Is Google Second-Guessing Itself?

    December 9, 2008
    WebProNews Staff

Times are tight. Heck, college professors are having to sell ad space on exam pages to make up for budget cuts. It would make sense that Google would increase the number of ads on its search pages, too, except it’s hard to forget certain executive speeches about fewer ads with better targeting.

So, reports that Google has upped the number of ads on search result pages by 75 percent might be a little jarring at first. Nicholas Carlson at Silicon Valley Insider thinks so, and thinks it has to do with Google “trying to dig up revenues anyway it can” in Q4. Meeting or beating expectations is vital to Google’s stock price, and part of that, in addition to cost-cutting, is more ads in more places.

Is Google Second-Guessing Itself?

At a glance, it appears the spike in ads correlates with the holiday season; it also correlates with the economic downturn, which just happens to come at the worst time of the year. Yes, Q4 of 2007 also showed a peak in the number of ads per page. But, if AdGooroo’s numbers are correct, the number of ads popping up this year reflects a nearly 55 percent spike over last year.

Is Google Second-Guessing Itself?

The jump quintuples the increase seen at Yahoo, and nearly doubles Microsoft’s 4Q increase. This wouldn’t be all that surprising if wasn’t that just last Spring Google waxed about new formulas that better served advertisers and users simultaneously: fewer ads with higher cost-per-click and higher ROI. This was to be the new Google strategy.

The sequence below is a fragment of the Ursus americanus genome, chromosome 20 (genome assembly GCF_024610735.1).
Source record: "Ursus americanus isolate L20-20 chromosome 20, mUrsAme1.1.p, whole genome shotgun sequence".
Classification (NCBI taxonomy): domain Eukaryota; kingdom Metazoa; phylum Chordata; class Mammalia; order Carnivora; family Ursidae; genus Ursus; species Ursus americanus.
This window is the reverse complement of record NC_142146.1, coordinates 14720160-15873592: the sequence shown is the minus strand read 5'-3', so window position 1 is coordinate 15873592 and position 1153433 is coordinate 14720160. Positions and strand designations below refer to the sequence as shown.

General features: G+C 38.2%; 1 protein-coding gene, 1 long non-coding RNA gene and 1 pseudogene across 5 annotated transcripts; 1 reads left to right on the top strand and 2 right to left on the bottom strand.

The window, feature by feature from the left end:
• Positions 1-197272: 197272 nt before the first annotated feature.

But as soon as times got tough, Google seems to have gone back to the old standby: give as many opportunities to click and as many opportunities for advertisers to pay as possible. It’s reasonable to counter that in uncertain times businesses must more aggressively market and promote their wares, hence a spike in advertiser demand for space.

Such demand didn’t faze Google last Spring, though. GOOG didn’t open below $300 back then either. So what gives? Is Google repealing its most recent ad-serving philosophy?